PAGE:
Today we are proud to feature an article written by Malia of Playdough to Plato. This excellent blog is committed to providing parents effective and entertaining literacy activities that can be completed within 20 minutes. I know! Lovely!
Malia graduated from the University of Arizona with an honors degree in Elementary Education and received a Masters in Education from Stanford University. In 2011, she was named a National Board Certified Teacher – the highest level of certification a teacher can receive. Not only are her ideas fun, but we know she is a trustworthy source too.
There’s something magical about children’s writing. Maybe it’s the simple illustrations or the creative spelling of words. Or maybe it’s the unexplainable way that five-year-olds can turn embarrassing family stories about burned Thanksgiving turkeys into funny, treasured memories.
When I taught kindergarten, I particularly loved watching my students move through the first two stages of writing. They began by drawing pictures. They could make a sun, sand and ocean waves perfectly capture their family trip to the beach. And then something clicked, and they would begin adding letters and words to their illustrations. Teachers call this labeling and seeing it for the first time always made parents beam with pride.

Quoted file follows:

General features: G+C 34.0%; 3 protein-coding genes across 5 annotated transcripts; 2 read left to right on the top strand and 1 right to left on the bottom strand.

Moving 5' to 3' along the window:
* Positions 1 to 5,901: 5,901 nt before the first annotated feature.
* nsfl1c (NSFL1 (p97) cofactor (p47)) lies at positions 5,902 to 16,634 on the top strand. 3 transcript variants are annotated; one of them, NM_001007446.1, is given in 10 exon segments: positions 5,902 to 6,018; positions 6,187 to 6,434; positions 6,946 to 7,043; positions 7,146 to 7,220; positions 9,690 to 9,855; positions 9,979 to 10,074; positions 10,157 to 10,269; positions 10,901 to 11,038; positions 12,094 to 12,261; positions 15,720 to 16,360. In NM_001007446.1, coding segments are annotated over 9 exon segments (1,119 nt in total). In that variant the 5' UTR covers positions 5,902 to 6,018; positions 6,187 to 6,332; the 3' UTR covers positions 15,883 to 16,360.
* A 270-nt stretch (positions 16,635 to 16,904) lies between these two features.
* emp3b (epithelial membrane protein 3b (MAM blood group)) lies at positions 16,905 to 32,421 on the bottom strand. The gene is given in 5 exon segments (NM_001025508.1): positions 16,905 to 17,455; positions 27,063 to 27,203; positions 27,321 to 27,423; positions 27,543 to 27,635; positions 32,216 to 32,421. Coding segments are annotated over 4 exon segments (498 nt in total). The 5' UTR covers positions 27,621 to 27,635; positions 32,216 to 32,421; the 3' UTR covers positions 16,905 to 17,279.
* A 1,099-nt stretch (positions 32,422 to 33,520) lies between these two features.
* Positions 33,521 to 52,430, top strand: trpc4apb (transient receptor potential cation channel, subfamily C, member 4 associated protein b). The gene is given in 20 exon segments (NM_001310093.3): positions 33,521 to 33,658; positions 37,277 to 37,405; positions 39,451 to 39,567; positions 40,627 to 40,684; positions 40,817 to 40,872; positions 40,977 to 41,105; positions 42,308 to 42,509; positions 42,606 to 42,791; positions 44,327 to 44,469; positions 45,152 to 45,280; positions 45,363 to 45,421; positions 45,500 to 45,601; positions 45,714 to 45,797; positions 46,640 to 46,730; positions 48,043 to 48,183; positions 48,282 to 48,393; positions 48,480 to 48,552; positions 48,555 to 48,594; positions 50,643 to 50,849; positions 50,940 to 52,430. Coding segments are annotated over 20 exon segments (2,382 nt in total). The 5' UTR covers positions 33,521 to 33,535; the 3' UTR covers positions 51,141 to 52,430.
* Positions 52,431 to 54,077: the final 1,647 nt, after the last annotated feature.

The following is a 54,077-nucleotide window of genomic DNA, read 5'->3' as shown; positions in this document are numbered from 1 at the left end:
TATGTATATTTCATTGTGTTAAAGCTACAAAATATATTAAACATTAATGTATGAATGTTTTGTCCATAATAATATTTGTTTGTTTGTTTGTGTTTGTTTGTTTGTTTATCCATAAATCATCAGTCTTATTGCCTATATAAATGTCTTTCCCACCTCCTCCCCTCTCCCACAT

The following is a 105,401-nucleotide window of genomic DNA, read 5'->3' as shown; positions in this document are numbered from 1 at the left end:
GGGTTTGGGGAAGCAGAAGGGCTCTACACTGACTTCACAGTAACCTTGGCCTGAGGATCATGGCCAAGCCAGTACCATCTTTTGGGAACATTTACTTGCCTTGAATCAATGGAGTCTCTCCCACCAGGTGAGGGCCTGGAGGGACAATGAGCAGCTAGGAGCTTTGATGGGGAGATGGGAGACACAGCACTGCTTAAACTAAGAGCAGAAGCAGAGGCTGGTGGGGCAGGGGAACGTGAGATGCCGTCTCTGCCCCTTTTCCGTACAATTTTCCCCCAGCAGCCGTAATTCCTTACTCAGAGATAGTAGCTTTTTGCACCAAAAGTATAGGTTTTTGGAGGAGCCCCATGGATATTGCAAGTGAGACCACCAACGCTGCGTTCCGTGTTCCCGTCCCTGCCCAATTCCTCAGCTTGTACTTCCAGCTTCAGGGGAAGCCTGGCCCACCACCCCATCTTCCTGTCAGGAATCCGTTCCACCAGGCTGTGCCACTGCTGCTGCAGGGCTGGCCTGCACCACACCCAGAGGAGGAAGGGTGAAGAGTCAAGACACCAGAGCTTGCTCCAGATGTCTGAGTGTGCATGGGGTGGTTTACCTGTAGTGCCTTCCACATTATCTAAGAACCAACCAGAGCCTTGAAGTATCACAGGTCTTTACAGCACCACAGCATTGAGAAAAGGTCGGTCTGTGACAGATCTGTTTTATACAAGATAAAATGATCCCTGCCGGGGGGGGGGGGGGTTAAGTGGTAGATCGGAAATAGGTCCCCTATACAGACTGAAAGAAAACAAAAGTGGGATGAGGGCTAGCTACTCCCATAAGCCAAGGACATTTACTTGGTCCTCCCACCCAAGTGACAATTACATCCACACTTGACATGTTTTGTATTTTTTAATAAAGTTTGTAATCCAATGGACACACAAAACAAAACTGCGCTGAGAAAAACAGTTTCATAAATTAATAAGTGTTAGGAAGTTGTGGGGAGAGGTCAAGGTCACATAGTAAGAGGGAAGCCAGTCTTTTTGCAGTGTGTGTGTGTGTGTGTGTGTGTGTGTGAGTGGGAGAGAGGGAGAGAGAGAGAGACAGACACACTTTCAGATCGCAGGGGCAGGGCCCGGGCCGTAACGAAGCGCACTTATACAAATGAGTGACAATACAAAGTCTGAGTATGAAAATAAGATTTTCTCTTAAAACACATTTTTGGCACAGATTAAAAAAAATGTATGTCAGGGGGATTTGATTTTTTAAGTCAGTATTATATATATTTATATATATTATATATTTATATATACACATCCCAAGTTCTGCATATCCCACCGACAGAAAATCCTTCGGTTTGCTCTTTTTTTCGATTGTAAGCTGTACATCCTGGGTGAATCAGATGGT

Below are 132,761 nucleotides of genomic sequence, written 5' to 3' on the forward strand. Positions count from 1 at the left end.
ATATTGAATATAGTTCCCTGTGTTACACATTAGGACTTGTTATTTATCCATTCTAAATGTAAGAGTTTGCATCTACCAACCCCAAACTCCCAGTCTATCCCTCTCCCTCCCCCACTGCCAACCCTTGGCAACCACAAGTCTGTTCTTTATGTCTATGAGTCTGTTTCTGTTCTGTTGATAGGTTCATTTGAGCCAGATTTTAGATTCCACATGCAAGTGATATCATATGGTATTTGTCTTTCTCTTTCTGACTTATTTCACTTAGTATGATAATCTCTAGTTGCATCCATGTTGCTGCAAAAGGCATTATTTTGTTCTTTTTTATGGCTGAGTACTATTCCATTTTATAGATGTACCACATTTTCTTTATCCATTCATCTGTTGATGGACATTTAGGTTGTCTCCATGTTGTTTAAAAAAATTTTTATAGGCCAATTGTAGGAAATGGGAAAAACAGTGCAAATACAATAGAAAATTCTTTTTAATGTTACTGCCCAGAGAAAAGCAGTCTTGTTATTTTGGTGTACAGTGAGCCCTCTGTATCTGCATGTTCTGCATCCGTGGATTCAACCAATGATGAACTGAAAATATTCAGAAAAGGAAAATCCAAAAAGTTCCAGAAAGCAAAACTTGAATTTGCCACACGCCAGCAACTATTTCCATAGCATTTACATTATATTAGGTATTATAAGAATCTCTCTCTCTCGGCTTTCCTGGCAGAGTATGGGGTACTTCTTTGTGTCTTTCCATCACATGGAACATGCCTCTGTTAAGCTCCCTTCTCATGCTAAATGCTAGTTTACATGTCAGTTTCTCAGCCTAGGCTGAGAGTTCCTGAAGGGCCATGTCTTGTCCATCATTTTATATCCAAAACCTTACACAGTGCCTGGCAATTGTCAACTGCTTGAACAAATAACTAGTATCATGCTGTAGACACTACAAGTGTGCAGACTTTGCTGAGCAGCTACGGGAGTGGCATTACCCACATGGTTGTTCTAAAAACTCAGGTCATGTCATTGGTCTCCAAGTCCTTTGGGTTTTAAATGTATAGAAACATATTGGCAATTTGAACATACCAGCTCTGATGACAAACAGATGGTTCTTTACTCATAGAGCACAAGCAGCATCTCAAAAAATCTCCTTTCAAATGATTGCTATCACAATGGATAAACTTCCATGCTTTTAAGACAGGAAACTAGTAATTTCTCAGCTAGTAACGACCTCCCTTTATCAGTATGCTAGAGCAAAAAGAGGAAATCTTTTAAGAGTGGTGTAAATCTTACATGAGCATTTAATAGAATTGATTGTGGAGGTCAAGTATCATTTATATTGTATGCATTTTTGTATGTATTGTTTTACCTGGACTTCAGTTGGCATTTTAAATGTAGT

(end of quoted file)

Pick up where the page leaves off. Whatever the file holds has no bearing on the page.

My favorite way to introduce labeling to children is an entertaining post-it game that I affectionately call “Stick It!” To play, brainstorm body parts with your child and write each one on a different post-it. Draw a simple picture to help your child remember the word that is written.
Next, tell your child that she is going to practice labeling her body by sticking the post-its in the right spot. It may help to point out the helpful picture clues you drew so that she learns how to “read” the post-its on her own. The game ends when all of the post-its have been attached to the right body part.
Play the game several times and then invite your child to “write” a story of her own by drawing a picture of a recent family event. The topic could be as normal as taking a walk with the dog or as extraordinary as visiting Disneyland.
After your child draws her illustration, explain that writers label their pictures just like she used the post-its to mark her body. Encourage her to add two or three labels to her picture. She might include a single letter or could chunk several together. Whatever she writes down, it’s worth celebrating. Labeling shows that your child is taking her next step in writing.
Oh, and I should mention that even though my 2.5-year-old isn’t ready to label his stories, he loved playing this game too. I read each word, pointed out the matching picture and then he stuck it in the right spot. His smile says it all. This is a must-try activity.
What other writing games do you play? Share in the comments.
Malia is a former kindergarten teacher turned stay at home mom who shares hands-on reading, writing and math games at Playdough to Plato. Stop by to download a free set of alphabet tracing cards and follow the blog by email.